Quantitative polymerase chain reaction-based analyses of murine intestinal microbiota after oral antibiotic treatmentMore about Open Access at the Crick
Authors listRebeca Jimeno Lumeras Phillip Brailey Patricia Barral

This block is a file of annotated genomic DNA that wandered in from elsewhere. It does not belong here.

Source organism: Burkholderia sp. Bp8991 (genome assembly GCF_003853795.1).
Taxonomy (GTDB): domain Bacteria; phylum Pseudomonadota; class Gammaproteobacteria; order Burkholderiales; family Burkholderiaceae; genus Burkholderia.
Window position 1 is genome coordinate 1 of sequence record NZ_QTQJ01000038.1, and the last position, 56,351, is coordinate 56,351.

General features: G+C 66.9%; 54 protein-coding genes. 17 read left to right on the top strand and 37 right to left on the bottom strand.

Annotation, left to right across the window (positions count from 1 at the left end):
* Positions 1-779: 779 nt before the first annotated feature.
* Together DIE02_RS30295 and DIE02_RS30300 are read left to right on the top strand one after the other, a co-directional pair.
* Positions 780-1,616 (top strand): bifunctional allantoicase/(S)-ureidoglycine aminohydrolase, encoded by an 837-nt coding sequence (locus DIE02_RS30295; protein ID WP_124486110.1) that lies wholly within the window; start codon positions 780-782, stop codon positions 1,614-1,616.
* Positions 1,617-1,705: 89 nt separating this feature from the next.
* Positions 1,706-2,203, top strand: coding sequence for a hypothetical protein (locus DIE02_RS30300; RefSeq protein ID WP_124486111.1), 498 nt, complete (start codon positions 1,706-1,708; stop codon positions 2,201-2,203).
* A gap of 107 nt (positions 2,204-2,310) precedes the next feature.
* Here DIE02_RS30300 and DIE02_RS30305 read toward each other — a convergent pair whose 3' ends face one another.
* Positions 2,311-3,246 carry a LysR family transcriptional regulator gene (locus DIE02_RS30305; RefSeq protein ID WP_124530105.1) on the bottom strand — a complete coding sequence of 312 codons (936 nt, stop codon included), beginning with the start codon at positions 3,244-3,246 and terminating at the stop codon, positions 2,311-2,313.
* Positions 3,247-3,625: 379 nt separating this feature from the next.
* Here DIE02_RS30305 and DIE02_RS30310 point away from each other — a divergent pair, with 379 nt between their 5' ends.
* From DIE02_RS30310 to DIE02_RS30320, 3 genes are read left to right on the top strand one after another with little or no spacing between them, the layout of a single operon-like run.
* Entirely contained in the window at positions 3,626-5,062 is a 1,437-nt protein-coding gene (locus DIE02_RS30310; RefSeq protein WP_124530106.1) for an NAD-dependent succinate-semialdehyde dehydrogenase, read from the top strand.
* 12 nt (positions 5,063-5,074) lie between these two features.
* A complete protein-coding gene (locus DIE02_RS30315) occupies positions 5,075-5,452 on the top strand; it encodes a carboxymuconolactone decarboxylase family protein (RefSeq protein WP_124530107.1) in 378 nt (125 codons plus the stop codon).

The gut microbiota has a central influence on human health. Microbial dysbiosis is associated with many common immunopathologies such as inflammatory bowel disease, asthma and arthritis. Thus, understanding the mechanisms underlying microbiota-immune system crosstalk is of crucial importance. Antibiotic administration, while aiding pathogen clearance, also induces drastic changes in the size and composition of intestinal bacterial communities which can have an impact on human health. Antibiotic treatment in mice recapitulates the impact and long-term changes in human microbiota from antibiotic treated patients, and enables investigation of the mechanistic links between changes in microbial communities and immune cell function. While several methods for antibiotic treatment of mice have been described, some of them induce severe dehydration and weight-loss complicating the interpretation of the data. Here, we provide two protocols for oral antibiotic administration which can be used for long-term treatment of mice without inducing major weight-loss. These protocols make use of a combination of antibiotics that target both Gram-positive and Gram-negative bacteria and can be provided either ad libitum in the drinking water or by oral gavage. Moreover, we describe a method for the quantification of microbial density in fecal samples by qPCR which can be used to validate the efficacy of the antibiotic treatment. The combination of these approaches provides a reliable methodology for the manipulation of the intestinal microbiota and the study of the effects of antibiotic treatment in mice.